Did you know Winsor and Newton publishes a series of mini painting-tip videos? (You can subscribe to W&N here.) This week’s tip (watch it here) is about same-value color fields to create depth, add interest, and suggest atmosphere in broad passages where you might otherwise use a single, flat color. Very useful, I think. Do you already do this in your work?
What is Value?
Value is a challenging concept for many new artists. The directive to “squint” to find them, looking back and forth to compare source material and the painting in process can be frustrating if you don’t know what you’re looking for. When I first started painting, I had trouble with values too, so I used tools to help get my brain wrapped around the idea.
Tonal values are critical. The lights and darks contribute more to the success of a painting’s composition than any other factor, including color. In fact your painting will really only be as good as the tonal values.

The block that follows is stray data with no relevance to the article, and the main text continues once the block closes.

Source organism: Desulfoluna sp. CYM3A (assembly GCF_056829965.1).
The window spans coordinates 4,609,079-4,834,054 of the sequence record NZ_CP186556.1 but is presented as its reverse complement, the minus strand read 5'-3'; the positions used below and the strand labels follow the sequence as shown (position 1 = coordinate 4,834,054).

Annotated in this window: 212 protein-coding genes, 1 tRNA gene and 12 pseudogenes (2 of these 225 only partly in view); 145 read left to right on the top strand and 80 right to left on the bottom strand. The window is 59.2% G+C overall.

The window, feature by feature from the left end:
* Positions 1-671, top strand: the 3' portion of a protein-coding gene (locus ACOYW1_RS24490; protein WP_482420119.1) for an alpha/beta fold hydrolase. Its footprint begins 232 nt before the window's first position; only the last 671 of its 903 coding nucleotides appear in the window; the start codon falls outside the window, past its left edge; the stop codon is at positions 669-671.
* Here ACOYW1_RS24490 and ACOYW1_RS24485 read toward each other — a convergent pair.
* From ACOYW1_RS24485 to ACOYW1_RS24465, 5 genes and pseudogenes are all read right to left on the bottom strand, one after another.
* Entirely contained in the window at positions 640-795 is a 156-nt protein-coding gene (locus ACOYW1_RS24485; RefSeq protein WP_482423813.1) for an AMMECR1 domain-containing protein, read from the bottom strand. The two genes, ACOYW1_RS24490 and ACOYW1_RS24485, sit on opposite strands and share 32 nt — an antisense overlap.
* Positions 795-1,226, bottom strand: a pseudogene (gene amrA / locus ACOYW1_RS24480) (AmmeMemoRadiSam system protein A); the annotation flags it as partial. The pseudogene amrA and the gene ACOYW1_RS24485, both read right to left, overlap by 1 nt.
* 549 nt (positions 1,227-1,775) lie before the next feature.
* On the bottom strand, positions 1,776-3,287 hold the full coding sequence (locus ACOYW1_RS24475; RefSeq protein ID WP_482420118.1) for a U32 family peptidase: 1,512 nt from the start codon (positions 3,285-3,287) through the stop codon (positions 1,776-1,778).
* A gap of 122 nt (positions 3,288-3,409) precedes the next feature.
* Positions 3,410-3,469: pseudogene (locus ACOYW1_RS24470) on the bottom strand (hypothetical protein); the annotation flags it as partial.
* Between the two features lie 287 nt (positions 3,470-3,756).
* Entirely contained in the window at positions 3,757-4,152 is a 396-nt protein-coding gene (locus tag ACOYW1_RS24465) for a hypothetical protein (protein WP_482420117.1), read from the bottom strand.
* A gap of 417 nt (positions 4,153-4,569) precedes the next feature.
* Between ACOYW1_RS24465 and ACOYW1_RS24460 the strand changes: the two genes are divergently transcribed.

Greg Albert The Simple Secret to Better Painting
Value in painting refers to luminance – the lightness and darkness of a color, without any consideration for its hue (color). In a black to white gradient scale (below), we can see – clearly – which square of color is lighter or darker than the other. The challenge for many artists is to identify this value scale in color. And then, to apply that “visual filter” to the source image for the painting, and the colors being mixed on the palette, and the results when pigments are applied next to other colors on the painting. It’s a tall order if you’re new to the concept.
Painters say color gets all the credit but value does all the work. Painting with color-alone, without regard for value seems more accessible, and beginning painters reach for that fruit from the lower branches on the tree, which is totally okay if that’s what floats your boat in your art-making. If you’d like the option of rendering accurate values, a few adjustments can have a profound impact on the readability, the believability and the appeal of your art.
So, What’s with the Squinting?